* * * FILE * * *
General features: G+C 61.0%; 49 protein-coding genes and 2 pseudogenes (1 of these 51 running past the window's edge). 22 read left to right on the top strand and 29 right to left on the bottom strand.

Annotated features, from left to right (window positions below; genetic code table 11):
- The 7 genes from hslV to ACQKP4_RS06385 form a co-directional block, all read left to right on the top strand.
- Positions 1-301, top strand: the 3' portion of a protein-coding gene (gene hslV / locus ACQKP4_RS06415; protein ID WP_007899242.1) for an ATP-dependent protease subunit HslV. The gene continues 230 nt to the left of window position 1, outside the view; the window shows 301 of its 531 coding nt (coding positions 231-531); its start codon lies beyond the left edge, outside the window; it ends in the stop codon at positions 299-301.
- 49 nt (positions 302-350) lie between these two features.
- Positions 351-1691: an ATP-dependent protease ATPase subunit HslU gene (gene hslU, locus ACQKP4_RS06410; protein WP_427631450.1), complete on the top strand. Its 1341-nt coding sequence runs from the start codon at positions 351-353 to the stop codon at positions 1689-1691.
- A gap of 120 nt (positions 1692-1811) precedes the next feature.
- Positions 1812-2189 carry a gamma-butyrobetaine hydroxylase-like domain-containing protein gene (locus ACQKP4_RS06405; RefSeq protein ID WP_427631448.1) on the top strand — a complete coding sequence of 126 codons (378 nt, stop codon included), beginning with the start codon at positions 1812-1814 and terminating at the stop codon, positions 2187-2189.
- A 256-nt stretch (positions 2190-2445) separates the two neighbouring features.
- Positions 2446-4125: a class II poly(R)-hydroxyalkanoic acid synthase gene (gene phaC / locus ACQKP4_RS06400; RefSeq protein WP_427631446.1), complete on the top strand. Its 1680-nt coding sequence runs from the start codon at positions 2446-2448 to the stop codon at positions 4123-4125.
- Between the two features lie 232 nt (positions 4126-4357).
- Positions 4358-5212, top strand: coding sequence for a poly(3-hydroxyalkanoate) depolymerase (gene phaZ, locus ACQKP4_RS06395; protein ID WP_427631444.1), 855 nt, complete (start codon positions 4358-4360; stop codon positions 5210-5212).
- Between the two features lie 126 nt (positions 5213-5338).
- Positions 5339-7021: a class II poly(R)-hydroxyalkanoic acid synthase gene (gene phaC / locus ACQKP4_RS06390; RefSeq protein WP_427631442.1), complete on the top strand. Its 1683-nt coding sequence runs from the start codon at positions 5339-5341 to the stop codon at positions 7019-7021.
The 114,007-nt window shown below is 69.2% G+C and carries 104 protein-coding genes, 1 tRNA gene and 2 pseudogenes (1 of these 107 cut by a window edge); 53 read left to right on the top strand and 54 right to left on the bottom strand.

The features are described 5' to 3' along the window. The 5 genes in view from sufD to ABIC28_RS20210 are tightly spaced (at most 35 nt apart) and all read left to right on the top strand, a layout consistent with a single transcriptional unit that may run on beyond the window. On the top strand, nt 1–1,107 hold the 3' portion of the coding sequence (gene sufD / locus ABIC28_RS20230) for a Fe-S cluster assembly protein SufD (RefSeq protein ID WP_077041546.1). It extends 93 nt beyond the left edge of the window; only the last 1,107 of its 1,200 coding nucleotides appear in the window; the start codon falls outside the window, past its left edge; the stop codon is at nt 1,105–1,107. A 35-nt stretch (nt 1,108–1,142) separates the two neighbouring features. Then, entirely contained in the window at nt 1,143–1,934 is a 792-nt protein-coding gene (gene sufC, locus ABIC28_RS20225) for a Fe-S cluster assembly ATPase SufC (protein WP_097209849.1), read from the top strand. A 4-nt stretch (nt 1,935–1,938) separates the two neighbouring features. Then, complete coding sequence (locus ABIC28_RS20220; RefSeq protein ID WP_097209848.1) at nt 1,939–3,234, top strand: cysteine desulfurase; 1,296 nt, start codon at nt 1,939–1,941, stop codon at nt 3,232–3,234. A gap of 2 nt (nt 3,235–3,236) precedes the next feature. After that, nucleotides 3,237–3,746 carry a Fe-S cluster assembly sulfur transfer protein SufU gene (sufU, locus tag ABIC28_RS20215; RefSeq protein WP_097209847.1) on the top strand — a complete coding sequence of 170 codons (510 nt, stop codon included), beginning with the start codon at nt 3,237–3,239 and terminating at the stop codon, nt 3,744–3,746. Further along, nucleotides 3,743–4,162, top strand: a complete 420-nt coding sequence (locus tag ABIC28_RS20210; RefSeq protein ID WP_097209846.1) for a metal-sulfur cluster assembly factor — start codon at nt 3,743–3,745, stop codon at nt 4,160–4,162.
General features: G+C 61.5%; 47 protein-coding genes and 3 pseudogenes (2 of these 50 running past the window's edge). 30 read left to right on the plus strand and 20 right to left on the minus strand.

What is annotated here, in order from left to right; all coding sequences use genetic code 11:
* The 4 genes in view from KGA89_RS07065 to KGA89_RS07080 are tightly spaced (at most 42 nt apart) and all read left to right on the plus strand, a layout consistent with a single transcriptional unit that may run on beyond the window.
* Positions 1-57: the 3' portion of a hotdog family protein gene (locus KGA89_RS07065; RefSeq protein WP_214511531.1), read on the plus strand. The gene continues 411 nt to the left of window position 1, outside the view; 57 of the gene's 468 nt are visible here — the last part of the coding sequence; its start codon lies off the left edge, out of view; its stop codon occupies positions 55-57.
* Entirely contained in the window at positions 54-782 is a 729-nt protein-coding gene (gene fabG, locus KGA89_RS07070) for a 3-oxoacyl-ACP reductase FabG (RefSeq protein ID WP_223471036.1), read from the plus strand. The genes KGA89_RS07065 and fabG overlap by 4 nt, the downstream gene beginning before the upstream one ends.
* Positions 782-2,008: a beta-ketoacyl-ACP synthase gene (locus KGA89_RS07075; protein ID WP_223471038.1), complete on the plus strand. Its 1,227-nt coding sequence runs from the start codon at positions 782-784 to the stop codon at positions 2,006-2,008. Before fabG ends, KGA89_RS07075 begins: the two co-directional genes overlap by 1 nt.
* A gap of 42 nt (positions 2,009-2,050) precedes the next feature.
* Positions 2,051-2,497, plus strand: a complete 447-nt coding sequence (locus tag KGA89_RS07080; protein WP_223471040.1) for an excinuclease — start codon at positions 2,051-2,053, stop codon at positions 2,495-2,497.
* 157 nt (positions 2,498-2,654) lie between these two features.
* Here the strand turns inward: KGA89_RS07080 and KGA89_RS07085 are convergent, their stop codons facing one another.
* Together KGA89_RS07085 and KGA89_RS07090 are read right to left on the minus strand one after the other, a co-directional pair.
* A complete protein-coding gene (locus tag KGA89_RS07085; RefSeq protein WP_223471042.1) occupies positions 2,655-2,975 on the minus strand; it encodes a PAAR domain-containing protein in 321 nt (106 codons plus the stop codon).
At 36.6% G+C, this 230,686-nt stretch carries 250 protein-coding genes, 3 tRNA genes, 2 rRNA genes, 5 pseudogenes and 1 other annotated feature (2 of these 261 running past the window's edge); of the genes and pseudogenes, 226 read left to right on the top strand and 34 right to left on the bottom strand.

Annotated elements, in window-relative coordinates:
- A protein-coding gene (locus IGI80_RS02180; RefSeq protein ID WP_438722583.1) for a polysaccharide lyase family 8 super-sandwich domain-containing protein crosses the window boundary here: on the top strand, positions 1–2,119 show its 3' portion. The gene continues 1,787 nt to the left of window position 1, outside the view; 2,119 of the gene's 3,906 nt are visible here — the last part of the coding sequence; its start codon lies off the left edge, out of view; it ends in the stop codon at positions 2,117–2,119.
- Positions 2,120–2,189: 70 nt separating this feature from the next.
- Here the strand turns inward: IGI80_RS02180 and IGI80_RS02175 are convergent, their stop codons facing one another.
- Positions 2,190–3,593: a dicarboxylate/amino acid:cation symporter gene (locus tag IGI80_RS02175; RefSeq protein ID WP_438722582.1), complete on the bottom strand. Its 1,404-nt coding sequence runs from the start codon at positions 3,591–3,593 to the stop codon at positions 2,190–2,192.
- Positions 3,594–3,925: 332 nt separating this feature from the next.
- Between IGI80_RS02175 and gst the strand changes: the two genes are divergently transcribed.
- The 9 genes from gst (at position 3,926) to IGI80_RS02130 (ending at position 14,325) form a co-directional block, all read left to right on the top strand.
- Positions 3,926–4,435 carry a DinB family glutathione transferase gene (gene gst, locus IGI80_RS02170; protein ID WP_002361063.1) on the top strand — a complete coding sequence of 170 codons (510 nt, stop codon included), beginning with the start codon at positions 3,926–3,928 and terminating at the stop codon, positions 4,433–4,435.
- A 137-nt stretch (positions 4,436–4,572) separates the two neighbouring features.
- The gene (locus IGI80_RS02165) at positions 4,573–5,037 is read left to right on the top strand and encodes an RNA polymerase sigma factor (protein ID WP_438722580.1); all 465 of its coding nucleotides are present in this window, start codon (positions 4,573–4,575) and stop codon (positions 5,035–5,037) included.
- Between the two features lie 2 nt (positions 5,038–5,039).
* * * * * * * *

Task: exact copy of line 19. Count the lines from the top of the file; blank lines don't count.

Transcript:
* The 4 genes in view from KGA89_RS07065 to KGA89_RS07080 are tightly spaced (at most 42 nt apart) and all read left to right on the plus strand, a layout consistent with a single transcriptional unit that may run on beyond the window.